INDIANAPOLIS – Consider the 2016 season underway.
That’s the general feeling when the NFL Scouting Combine kicks off in Indianapolis, where the focus for teams turns forward to the draft and upcoming phase of roster building.
Roughly half of the league’s head coaches and general managers were brought to a podium inside Lucas Oil Stadium on Wednesday, touching on a number of topics.
Here are five key takeaways from those media sessions:
Carolina GM Dave Gettleman confessed his worst fear last year was losing WR Kelvin Benjamin to injury, and then that’s exactly what happened. The Panthers obviously compensated for his loss, and with Benjamin’s expected return from knee reconstruction and the continued development of WR Devin Funchess, QB Cam Newton could be piloting an even more explosive offense in 2016.
“It’s an exciting thing to imagine,” Gettleman said, adding that Benjamin will be ready for training camp. “It’s fun to think about.”
As for star CB Norman, the Panthers are working on a new long-term contract and appear prepared to use the franchise tag to keep Norman if a deal can’t be worked out prior to the deadline.
“I don’t believe in drafting and developing players for other teams,” Gettleman said.
2. The Super Bowl champion Broncos’ QB situation remains in flux.
Denver coach Gary Kubiak said there’s been no decision from QB Peyton Manning on his future, while fellow Broncos QB Brock Osweiler is a pending free agent, but Kubiak isn’t concerned at this point about the uncertainty.
“We want him to take his time and we’ll go from there,” Kubiak said regarding Manning’s potential retirement.
“(Osweiler) has a bright future and we think the world of him. We want him to be part of our football team.”
3. New Giants head coach Ben McAdoo has seen different ways to be successful.
McAdoo, a former position coach under Green Bay’s Mike McCarthy and offensive coordinator under New York’s Tom Coughlin, has worked for two Super Bowl-winning coaches as he ascends to his first top job.
“They give you a blueprint,” McAdoo said of McCarthy and Coughlin, who possess different leadership styles. “There’s more than one way to skin a cat, and Tom and Mike are great examples of that.
“You take something from every place you’ve been, mold it and make it your own.”
McAdoo worked for McCarthy for eight years, six as tight ends coach (2006-11) and two as QB coach (2012-13) before moving on with the Giants the past two seasons. He considers Green Bay a “special place” but admitted he hasn’t given much thought to what it’ll be like next season to re-enter Lambeau Field as the opposing coach across from McCarthy. The Packers will host the Giants in 2016, making McAdoo the second head coach from the McCarthy tree to coach against Green Bay (Joe Philbin of the Dolphins was the first).
“I look forward to getting back there,” McAdoo said. “I know they’ve got a pretty good football team. They usually do. It’ll be good to see some familiar faces.”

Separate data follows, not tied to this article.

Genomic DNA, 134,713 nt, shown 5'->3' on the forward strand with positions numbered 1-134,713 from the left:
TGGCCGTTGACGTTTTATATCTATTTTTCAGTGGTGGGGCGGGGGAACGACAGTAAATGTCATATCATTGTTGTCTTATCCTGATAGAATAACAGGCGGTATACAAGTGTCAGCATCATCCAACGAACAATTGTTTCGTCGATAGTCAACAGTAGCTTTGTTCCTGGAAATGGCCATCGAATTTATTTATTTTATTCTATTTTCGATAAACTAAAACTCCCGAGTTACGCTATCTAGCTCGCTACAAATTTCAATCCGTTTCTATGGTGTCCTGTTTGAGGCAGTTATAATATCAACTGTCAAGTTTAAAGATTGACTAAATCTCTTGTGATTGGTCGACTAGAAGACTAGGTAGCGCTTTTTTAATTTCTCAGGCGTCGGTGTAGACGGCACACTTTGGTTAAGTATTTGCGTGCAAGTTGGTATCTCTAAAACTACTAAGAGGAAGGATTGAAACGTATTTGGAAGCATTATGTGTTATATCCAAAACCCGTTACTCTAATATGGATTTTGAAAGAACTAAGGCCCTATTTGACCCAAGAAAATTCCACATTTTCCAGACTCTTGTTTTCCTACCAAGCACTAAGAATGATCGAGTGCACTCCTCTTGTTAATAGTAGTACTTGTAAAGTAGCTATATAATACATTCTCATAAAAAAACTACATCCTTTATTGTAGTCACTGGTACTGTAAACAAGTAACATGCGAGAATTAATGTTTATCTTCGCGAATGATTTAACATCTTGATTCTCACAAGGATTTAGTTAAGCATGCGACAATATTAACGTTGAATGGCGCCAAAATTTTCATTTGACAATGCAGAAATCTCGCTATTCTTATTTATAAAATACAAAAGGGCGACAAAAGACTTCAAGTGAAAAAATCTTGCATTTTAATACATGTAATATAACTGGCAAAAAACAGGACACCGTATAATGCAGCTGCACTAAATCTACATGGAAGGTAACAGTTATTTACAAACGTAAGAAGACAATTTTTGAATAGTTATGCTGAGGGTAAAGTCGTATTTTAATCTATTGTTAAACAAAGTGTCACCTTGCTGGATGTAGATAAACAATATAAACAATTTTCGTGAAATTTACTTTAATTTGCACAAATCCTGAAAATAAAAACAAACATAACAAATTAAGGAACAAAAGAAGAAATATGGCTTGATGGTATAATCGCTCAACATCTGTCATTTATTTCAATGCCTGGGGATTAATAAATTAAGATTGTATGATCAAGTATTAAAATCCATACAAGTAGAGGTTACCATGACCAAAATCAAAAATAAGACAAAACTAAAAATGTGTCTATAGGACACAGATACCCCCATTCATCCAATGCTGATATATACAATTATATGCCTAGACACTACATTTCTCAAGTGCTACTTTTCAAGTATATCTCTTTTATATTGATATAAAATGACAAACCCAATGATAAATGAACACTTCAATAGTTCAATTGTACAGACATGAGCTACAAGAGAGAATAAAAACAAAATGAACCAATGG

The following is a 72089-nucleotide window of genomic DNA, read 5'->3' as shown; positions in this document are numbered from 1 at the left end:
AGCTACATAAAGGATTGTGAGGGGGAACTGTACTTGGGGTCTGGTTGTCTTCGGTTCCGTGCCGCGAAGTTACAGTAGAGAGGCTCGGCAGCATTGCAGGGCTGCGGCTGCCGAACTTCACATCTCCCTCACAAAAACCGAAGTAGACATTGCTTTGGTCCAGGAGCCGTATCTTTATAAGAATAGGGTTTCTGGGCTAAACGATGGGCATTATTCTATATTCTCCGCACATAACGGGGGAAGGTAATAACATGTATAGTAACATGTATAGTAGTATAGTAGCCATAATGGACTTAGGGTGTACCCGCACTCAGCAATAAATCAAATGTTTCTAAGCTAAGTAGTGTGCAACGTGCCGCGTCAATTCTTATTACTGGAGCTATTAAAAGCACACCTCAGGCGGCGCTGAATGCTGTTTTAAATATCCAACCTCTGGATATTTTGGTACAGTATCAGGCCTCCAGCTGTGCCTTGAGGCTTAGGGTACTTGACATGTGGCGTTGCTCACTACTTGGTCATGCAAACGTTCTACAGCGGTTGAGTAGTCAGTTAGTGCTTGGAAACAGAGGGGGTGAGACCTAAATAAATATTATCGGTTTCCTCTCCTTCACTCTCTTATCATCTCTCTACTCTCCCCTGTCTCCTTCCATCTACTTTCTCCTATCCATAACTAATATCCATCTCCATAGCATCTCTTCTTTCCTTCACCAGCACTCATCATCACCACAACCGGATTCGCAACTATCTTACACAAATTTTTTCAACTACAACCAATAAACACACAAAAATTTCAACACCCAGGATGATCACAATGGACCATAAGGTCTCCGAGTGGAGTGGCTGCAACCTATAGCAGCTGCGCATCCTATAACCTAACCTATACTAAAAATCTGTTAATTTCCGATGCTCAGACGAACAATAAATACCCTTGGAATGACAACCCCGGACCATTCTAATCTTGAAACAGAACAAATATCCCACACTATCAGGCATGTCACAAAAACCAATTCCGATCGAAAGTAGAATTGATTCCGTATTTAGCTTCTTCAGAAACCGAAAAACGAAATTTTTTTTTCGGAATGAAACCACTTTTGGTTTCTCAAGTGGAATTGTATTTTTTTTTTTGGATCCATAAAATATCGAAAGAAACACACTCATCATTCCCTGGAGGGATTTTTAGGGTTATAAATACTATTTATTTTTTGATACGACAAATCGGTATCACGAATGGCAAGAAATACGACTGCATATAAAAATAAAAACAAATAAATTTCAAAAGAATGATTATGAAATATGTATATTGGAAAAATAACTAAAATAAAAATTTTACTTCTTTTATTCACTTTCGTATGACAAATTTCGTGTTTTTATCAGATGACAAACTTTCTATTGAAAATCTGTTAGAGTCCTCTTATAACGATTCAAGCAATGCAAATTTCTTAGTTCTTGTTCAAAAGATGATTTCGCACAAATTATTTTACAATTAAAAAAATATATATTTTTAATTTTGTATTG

Whether it’s having more replay reviews initiated from the booth, as is the case in the college game, or adding judgment calls (such as pass interference) to the list of reviewable plays, the evolution of the NFL’s instant replay system doesn’t appear to be over.
“One of the hardest things for coaches is knowing what’s reviewable and what isn’t,” said new Tampa Bay head coach Dirk Koetter, referring to that burden being removed from college coaches for the most part. “We have the technology to get it right.”
With the league’s officials coming under increasing scrutiny and officiating controversies dominating post-game analysis at times, the status quo with the current challenge system and limitations on reviewable plays may not remain so for much longer. The process for change is more extensive than a few coaches voicing their opinions, however.
“Whatever gets it right,” Kubiak said. “Whatever we can do to get as close to right on gameday as we can without slowing the game down, slowing the pace down, I think we’re all in favor of that.”
5. It’s getting harder to find NFL-ready tight ends and offensive linemen.
The increased proliferation of spread offenses in the college game has led to more draft picks at tight end and on the offensive line becoming developmental prospects rather than immediate impact players.
“Especially in the run game, because they weren’t asked to do it as much,” San Francisco GM Trent Baalke said of blocking skills. “The college game is so different from the game we play, especially at the line of scrimmage.”
Several coaches said a lot of offensive linemen come out of college with little experience in a three-point stance. As for young tight ends, they’re often either in-line blockers or flanked-out pass-catchers, but rarely both.
"We're not getting instant oatmeal anymore," Gettleman said.
With Green Bay’s offense needing a big-play threat at tight end, how much a rookie at that position will be able to help with the ground game becomes a valid question.
“Guys who can do it all generally don’t exist anymore,” Arizona GM Steve Keim said. “You’ll think guys are functional in the run game, but you put on the tape and they’re really not. You see guys at the point of attack have a very difficult time.”